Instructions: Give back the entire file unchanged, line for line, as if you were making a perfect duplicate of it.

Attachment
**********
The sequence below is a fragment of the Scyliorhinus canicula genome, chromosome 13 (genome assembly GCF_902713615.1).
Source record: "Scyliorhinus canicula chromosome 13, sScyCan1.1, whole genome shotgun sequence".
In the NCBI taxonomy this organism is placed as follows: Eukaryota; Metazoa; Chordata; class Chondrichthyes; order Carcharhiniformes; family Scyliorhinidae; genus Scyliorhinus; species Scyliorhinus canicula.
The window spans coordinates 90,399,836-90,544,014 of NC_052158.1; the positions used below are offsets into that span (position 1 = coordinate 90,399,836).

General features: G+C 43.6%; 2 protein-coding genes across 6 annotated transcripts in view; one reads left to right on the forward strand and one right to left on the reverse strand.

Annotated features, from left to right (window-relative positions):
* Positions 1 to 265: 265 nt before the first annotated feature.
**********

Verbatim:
The sequence below is a fragment of the Scyliorhinus canicula genome, chromosome 13 (genome assembly GCF_902713615.1).
Source record: "Scyliorhinus canicula chromosome 13, sScyCan1.1, whole genome shotgun sequence".
In the NCBI taxonomy this organism is placed as follows: Eukaryota; Metazoa; Chordata; class Chondrichthyes; order Carcharhiniformes; family Scyliorhinidae; genus Scyliorhinus; species Scyliorhinus canicula.
The window spans coordinates 90,399,836-90,544,014 of NC_052158.1; the positions used below are offsets into that span (position 1 = coordinate 90,399,836).

General features: G+C 43.6%; 2 protein-coding genes across 6 annotated transcripts in view; one reads left to right on the forward strand and one right to left on the reverse strand.

Annotated features, from left to right (window-relative positions):
* Positions 1 to 265: 265 nt before the first annotated feature.